One of the strongest meteor showers of the year, the Geminids, will be at its best on Wednesday night. The shower should sprinkle dozens of meteors into the sky per hour. And the Moon won’t interfere with the fireworks, so it should be a pretty good show.
Most meteor showers form when Earth sweeps up streams of particles shed by an icy comet. But the Geminids were the first meteor shower known to be spawned instead by a rocky asteroid.
Skywatchers have seen the Geminids for more than a century. But the shower’s source wasn’t discovered until 1983, by a small space telescope. The asteroid’s orbit around the Sun matches that of the Geminid meteor stream.
The three-mile-long asteroid leads a rough life. It orbits the Sun once every 17 months. It follows a highly elliptical path, so it both freezes and fries. At its farthest from the Sun, it’s outside the chilly orbit of Mars. When it’s closest to the Sun, though, the asteroid skirts well inside the orbit of Mercury. At that range, its surface temperature soars to more than a thousand degrees Fahrenheit. Because of that Sun-skimming flight, the asteroid was named Phaethon, after a son of the Greek Sun god Helios.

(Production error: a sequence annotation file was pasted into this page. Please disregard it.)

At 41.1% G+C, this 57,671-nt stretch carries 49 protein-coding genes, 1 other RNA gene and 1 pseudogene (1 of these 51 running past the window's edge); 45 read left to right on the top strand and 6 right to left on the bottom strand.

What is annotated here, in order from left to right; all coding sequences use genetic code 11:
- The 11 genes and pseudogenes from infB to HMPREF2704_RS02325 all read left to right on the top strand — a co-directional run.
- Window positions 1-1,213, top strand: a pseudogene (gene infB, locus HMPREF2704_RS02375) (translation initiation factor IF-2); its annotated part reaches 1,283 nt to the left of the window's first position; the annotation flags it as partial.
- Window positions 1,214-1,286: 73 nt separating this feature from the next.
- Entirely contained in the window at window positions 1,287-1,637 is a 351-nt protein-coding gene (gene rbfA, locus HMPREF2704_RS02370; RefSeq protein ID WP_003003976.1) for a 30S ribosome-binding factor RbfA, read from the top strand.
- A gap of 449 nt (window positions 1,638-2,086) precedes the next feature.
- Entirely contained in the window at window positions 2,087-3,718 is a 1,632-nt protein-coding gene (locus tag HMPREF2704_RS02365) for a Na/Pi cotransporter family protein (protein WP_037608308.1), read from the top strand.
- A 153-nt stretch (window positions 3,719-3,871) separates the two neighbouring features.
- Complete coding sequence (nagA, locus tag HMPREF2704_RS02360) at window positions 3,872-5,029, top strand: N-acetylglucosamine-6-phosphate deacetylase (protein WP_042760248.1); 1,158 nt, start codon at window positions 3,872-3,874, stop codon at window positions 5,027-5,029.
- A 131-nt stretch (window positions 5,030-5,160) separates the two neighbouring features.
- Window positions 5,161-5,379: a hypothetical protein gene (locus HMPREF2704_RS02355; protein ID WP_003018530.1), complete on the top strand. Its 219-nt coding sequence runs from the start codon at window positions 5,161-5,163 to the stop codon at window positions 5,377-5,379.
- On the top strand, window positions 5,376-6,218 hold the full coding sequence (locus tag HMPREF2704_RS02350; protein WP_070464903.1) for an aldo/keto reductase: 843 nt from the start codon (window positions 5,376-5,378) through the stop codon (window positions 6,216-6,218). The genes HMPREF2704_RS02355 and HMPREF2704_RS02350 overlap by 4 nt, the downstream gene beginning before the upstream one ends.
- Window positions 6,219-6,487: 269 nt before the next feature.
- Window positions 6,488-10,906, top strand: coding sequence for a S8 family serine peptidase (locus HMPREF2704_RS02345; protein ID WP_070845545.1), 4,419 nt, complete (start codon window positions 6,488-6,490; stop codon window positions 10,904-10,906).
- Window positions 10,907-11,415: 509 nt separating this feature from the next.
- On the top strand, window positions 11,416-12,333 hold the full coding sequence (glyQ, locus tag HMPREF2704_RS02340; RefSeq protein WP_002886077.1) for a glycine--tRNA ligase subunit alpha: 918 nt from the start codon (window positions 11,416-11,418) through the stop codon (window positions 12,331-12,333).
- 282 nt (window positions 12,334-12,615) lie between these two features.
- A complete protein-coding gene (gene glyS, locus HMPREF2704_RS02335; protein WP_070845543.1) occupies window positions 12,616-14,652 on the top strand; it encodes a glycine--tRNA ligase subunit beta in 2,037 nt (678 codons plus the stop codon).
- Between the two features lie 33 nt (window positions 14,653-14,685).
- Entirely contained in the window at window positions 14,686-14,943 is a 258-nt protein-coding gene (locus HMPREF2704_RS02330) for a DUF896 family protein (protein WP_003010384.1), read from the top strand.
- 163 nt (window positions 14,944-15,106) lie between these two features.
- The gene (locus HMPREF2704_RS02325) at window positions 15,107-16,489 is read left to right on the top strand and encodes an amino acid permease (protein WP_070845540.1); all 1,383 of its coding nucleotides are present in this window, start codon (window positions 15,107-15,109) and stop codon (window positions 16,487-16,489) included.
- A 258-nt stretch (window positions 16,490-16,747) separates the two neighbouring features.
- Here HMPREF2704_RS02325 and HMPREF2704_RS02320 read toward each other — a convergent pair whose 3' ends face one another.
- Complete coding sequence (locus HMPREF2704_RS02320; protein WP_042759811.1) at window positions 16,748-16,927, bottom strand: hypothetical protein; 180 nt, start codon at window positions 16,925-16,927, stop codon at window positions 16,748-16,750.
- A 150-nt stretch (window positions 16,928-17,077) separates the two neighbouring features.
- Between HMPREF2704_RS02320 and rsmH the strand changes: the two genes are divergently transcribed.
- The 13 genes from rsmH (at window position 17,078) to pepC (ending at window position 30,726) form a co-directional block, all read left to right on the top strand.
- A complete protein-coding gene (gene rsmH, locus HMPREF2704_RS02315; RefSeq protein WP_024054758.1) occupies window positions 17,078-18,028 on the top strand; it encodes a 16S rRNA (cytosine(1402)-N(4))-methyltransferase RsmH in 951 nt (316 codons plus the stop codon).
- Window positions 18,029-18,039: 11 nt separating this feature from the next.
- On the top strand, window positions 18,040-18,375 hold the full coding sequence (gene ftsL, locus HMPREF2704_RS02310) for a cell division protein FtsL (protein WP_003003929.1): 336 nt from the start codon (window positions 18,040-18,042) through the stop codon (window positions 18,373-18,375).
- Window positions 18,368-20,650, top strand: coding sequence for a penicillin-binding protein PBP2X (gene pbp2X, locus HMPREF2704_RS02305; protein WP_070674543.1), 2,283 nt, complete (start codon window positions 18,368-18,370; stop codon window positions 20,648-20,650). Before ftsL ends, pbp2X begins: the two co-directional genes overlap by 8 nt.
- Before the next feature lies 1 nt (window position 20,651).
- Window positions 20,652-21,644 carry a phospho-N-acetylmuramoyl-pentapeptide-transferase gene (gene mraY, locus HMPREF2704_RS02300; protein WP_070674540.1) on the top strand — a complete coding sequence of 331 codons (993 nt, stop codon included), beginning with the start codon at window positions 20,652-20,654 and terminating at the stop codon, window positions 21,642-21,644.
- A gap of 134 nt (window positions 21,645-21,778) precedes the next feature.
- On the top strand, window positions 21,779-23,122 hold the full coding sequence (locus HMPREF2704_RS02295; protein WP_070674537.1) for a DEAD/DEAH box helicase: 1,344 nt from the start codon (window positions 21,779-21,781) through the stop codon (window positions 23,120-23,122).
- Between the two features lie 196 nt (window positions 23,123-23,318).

Phaethon may be a former comet that has exhausted its supply of ice. Or it could be a chip off a bigger asteroid.
Phaethon passed just 6.4 million miles from Earth on Saturday. Up next, the asteroid’s offspring will reach its peak — the beautiful Geminid meteor shower.
Script by Ken Croswell